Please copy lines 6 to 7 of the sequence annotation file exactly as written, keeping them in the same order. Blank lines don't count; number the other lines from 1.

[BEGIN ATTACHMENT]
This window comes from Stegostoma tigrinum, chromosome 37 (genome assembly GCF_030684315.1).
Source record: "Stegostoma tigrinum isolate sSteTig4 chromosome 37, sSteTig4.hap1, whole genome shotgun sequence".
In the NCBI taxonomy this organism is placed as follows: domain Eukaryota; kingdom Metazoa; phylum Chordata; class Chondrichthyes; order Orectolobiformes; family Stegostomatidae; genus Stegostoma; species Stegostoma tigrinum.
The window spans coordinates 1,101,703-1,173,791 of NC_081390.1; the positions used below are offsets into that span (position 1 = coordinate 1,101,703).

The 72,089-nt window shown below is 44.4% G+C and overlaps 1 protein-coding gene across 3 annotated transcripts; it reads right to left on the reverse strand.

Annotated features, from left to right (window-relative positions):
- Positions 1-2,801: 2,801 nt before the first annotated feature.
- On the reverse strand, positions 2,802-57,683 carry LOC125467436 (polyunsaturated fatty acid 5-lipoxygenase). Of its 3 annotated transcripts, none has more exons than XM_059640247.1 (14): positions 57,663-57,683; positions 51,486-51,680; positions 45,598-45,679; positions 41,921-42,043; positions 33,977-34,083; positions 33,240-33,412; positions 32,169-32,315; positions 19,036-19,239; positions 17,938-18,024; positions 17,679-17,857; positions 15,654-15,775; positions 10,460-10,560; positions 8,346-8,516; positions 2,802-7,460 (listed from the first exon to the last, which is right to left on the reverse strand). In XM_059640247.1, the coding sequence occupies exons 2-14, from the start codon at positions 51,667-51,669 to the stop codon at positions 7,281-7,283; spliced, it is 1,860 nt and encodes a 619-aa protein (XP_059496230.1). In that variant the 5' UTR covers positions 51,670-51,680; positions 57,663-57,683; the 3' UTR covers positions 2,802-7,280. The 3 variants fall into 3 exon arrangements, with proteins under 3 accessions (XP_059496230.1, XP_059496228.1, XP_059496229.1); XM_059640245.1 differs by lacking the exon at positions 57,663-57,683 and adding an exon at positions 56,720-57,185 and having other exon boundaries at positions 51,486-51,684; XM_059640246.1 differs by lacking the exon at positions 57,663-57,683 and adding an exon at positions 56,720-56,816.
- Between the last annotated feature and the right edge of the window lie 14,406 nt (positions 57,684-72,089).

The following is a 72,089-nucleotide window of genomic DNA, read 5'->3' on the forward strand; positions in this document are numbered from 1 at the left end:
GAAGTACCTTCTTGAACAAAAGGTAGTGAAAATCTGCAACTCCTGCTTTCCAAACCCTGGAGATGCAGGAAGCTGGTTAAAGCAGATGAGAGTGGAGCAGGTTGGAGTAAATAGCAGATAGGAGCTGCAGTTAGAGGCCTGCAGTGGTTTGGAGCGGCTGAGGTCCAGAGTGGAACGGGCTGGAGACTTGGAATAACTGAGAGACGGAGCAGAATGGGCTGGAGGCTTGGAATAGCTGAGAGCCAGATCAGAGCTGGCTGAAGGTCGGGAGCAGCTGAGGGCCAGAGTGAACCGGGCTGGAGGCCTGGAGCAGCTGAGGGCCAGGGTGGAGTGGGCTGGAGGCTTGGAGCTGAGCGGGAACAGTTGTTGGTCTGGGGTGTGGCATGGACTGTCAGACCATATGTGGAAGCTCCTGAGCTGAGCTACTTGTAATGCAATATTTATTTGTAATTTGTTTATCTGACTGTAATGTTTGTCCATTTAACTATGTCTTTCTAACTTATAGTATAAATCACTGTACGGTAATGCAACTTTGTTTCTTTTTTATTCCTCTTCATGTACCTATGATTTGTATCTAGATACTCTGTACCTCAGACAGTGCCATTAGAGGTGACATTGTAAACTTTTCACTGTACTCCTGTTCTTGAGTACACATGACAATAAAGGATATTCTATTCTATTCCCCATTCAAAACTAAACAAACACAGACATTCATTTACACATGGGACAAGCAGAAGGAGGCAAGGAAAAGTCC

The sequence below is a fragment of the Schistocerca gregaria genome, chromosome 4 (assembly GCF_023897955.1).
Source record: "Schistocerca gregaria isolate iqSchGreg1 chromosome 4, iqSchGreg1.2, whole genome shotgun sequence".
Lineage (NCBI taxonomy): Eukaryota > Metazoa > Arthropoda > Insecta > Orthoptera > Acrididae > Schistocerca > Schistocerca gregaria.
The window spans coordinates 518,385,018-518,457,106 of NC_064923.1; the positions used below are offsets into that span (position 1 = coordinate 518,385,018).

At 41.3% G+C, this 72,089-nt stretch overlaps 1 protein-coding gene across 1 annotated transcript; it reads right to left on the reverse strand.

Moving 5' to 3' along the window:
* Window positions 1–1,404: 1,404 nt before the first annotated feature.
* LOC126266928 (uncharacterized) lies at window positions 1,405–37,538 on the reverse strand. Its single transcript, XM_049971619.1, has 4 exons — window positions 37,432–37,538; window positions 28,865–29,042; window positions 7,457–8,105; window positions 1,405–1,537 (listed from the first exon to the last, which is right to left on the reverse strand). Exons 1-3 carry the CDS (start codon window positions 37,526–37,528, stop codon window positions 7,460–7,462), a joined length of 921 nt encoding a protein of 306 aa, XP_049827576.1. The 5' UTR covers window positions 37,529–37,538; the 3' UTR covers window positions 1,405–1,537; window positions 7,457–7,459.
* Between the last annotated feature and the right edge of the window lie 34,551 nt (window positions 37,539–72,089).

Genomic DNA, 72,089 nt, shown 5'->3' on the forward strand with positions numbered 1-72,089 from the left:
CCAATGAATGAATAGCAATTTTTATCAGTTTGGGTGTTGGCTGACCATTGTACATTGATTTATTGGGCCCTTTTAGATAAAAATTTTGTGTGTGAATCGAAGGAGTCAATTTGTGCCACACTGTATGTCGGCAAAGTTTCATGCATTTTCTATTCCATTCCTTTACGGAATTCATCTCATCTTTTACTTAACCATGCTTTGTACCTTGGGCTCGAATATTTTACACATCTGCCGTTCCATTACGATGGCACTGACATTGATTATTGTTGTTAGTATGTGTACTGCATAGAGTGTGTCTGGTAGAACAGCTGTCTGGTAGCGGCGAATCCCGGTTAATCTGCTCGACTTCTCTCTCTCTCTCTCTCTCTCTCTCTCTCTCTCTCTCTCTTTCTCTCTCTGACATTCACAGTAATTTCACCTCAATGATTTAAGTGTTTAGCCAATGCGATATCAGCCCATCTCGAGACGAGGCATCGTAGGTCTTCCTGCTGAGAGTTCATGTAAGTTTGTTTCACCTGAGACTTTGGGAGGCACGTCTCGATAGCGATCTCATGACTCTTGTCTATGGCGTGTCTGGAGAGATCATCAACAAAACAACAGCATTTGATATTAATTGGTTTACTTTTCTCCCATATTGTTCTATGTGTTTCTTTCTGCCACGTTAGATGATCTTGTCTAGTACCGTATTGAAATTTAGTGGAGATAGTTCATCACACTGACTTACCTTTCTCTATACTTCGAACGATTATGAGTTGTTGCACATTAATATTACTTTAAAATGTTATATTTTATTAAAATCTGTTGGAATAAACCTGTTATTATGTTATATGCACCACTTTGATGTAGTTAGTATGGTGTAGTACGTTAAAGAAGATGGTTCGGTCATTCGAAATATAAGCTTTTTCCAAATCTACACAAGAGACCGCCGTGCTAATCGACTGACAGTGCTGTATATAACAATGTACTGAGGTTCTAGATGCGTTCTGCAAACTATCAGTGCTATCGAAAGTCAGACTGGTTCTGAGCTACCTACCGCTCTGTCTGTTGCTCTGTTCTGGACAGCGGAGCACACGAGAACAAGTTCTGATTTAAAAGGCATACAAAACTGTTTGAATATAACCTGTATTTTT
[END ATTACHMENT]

Annotated features, from left to right (window-relative positions):
- Positions 1-2,801: 2,801 nt before the first annotated feature.